Readers React: Why our brains are hard-wired for anti-vaccination hysteria, even if it harms us

Robert Kennedy Jr. speaks at a rally opposing a bill in Washington state that would remove parents' ability to claim a philosophical exemption to opt their school-age children out of the combined measles, mumps and rubella vaccine, at the Capitol in Olympia, Wash., on Feb. 8.
(Ted S. Warren / AP)

To the editor: Anti-vaccination mania stems from a brain wiring issue that plagues our species. It involves the interaction between the amygdala, which is designed to protect us, and the frontal cortex, which is designed to keep the amygdala honest. (“Measles is deadly. Vaccines are not. We need our laws to reflect this reality,” Opinion, Feb. 10)

When the amygdala is activated by threats real or imagined, it triggers the release of adrenaline which, in turn, hinders or even blocks access to the frontal cortex. The amygdala wants us to react, not think. The downside of this necessary mechanism is how quickly irrational threats (especially when powerfully and cleverly packaged) can go viral. With adrenaline pumping, groupthink and confirmation bias quickly can kick in, and presto, the irrational becomes self-evident (think climate change denial, slavery and countless other examples).

In the face of any threat, a vigilant frontal cortex is essential, especially when that perceived threat is counter to scientific consensus. It’s not that science is never wrong, but for people to reject it, the the opposing evidence should be overwhelming, which is clearly not the case here.


A wise and wary frontal cortex knows all too well how wrong can feel so right.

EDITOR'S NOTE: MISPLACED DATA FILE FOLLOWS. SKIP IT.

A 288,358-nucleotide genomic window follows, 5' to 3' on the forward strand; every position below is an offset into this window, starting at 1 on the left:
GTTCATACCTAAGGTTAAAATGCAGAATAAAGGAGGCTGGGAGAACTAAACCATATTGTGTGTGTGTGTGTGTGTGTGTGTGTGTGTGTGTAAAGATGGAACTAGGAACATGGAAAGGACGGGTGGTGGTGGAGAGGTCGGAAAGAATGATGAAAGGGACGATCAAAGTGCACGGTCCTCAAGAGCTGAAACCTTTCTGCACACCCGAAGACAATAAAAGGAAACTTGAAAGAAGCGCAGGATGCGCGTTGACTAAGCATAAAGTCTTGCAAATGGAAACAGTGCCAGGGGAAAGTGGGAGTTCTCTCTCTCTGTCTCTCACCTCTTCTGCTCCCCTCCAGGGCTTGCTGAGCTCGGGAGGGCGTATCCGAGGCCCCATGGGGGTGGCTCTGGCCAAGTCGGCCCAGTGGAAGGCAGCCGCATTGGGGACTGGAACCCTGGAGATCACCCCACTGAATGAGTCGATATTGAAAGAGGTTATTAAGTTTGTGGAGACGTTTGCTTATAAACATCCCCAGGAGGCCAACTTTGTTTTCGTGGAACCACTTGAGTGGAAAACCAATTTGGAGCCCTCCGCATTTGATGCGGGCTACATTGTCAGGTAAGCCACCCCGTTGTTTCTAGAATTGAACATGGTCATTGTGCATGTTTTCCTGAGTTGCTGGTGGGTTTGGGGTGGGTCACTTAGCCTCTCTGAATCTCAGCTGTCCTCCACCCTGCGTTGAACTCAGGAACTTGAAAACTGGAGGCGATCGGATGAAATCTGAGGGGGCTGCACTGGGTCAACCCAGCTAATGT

Dale O’Neal, Laguna Beach

The writer is a clinical psychologist.


To the editor: It used to be people refused to vaccinate based on the unfounded and nonsensical claim of a correlation between vaccines and autism. Now, the notion of Big Pharma touting vaccines to make money would make me laugh if it did not have such terrible consequences.

Millions of people died from polio before Jonas Salk introduced the vaccine to eradicate that deadly disease in 1955. Salk refused to patent his discovery.

The Salk institute still thrives today, not as a big pharmaceutical company, but as a highly esteemed scientific research body that continues to make numerous life-saving discoveries without thought given to making money.

Those who choose not to vaccinate would be wise to become better informed. It just may save their children’s lives and those of others.


Sarah Turitto, Cardiff, Calif.


To the editor: The term “anecdotal evidence” is intended to be dismissive when used in a medical context. Vaccine injury cases are anecdotal in the same sense that instances of jackknifed semi trucks on the freeway are anecdotal.

No event is like another, so it’s difficult to generalize. But these events are certainly not to be dismissed, and they should influence policy.

The bar for compensation by the National Vaccine Injury Compensation Program is set very high. One family I know consisting of two lawyer parents spent years in the quest for compensation, and it was obvious to them that no family of ordinary means could manage that process.

Nevertheless, more than $4 billion has been disbursed by the program. Making light of vaccine injury undermines the message of vaccine advocacy.

Siegfried Othmer, Woodland Hills


To the editor: When I read about the scientific ignorance of anti-vaccination parents, I think of the days before the measles vaccine.

My sister and I were seriously ill with measles for about two weeks, and I clearly recall feeling like a wet noodle when I was finally able to get out of bed and walk around. My fever was so high that my parents were up in the night trying to cool us down with sponge baths.

I would be interested to read about the experiences and outcomes of the children who are ill right now, and I would like to hear from the adults who decided that their children didn’t need this protection.

Margaret Hamilton, Portland, Ore.

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